16 Mar 2020
Potentially toxic to childeren and pregnant people if ingested
In addition to its use in organic insecticide sprays, this oil has been used for centuries in medicines and skincare. I haven't myself used it on my skin/hair but there are plenty articles online about its frankly jaw-dropping properties. Personally, I've only held off because I like going quite slow with any new product (I research the hell out of it, then scour the internet for stores, then take up to a month to actualy crack the seal, and then I don't shut up about it).
Skin/hair benefits aside, this oil does everything I want from an insecticide. The idea is that the oil doesn't harm most beneficial insects, and it doesn't carry the same risks to plant health as dishwashing liquid, and neem oil doubles as a foliar fertiliser. It works by supressing hormones in the pests, reducing their desire to eat and breed (and generally making the leaves taste bitter). It sounds like a pretty awful way to go I know, but when you can't wipe/spray your pests with water/find ladybugs then you gotta do what you gotta do.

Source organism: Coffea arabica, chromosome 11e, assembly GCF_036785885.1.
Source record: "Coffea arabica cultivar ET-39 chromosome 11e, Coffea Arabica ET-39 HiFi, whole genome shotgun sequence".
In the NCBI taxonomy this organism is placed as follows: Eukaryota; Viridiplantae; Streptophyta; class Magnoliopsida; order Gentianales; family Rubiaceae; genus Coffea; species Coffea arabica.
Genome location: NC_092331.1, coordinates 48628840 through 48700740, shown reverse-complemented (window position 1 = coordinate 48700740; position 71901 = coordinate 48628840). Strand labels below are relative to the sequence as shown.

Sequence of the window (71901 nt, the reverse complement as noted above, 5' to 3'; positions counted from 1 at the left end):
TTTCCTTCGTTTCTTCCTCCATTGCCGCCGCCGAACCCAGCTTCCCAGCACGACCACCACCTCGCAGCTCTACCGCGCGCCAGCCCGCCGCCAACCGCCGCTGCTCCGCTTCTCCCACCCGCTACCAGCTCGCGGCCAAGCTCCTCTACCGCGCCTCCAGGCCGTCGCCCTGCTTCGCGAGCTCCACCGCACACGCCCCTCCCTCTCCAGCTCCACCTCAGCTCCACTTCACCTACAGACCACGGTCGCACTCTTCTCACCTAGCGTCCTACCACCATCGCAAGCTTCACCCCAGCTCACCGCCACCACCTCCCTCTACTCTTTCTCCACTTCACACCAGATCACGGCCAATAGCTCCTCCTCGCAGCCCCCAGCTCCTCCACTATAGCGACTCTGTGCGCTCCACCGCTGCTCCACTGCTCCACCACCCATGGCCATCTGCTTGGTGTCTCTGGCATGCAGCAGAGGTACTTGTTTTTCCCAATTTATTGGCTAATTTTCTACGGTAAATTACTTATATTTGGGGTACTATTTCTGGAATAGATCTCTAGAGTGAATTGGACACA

An oil extracted from the neem tree, Azadirachta indica from the Indian subcontinent. Used in medicine, skincare, and argi/horticulture. It has antifungal, antiseptic, antipyretic and antihistamine properties, and can be used as a foliar fertiliser to boost your plants immune system and overall health.
Mixing the oil with a premixed solution of warm slightly soapy liquid is recommended because it helps the neem oil dissolve. You can tweak the amounts listed below but try keep the principle the same.
- Mix 1 cup warm water with 1/4 teaspoon of eco-friendly dishwashing liquid
- Add 1/3 teaspoon neem oil, shake, and use immidiately as the oil will start to break down.
Your neem oil solution can be sprayed all over the plant leaves, as well as the soil. Some sites recommend using it as a 'soil drench' but I've not had the need to try that.